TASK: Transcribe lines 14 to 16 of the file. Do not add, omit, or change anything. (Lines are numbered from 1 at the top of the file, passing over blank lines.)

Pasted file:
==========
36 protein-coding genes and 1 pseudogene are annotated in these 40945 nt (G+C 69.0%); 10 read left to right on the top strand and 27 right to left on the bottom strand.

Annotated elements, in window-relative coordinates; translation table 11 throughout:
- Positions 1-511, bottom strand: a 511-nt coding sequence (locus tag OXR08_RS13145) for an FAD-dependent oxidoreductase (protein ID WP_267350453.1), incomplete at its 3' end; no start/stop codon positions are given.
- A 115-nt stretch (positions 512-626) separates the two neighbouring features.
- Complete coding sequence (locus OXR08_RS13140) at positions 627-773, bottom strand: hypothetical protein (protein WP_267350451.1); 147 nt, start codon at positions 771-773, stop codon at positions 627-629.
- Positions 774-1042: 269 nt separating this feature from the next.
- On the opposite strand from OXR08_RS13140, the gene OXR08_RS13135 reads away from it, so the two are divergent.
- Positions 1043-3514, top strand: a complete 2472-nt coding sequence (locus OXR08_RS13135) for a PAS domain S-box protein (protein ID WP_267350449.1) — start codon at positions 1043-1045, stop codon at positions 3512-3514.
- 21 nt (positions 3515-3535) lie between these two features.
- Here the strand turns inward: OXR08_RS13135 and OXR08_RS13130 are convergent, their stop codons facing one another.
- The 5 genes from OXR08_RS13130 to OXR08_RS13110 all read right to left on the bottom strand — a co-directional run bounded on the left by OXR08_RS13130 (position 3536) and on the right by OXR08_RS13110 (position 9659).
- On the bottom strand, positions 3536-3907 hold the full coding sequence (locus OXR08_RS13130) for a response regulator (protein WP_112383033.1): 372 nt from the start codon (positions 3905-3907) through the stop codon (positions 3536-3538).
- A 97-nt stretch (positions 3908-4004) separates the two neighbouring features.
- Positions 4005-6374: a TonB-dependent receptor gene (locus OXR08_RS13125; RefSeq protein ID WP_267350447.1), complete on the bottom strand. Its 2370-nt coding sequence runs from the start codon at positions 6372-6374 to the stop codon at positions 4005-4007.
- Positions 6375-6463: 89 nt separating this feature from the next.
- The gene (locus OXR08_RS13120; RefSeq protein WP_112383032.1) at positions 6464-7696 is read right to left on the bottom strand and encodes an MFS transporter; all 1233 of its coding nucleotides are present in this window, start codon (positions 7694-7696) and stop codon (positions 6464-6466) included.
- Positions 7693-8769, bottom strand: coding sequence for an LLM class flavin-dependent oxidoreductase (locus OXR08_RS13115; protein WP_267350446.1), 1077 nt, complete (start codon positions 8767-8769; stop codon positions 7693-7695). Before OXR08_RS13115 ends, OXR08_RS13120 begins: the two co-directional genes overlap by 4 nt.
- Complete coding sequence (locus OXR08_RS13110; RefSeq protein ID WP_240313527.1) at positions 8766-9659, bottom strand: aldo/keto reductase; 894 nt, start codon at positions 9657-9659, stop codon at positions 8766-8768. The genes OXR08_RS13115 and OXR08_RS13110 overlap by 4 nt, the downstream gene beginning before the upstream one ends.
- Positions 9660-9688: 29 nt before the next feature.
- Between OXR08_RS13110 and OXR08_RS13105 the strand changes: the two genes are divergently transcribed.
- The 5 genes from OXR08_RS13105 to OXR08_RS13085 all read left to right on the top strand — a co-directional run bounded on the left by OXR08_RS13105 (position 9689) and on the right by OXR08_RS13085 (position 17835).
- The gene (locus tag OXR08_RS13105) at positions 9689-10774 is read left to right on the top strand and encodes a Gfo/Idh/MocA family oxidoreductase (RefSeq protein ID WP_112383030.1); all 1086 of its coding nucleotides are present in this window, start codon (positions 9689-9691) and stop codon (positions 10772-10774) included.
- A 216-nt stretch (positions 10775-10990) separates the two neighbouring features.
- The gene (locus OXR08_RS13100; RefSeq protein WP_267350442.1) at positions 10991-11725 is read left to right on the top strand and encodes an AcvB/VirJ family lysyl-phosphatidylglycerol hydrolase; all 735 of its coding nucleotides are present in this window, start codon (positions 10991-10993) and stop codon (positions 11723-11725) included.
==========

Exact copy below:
- Positions 4005-6374: a TonB-dependent receptor gene (locus OXR08_RS13125; RefSeq protein ID WP_267350447.1), complete on the bottom strand. Its 2370-nt coding sequence runs from the start codon at positions 6372-6374 to the stop codon at positions 4005-4007.
- Positions 6375-6463: 89 nt separating this feature from the next.
- The gene (locus OXR08_RS13120; RefSeq protein WP_112383032.1) at positions 6464-7696 is read right to left on the bottom strand and encodes an MFS transporter; all 1233 of its coding nucleotides are present in this window, start codon (positions 7694-7696) and stop codon (positions 6464-6466) included.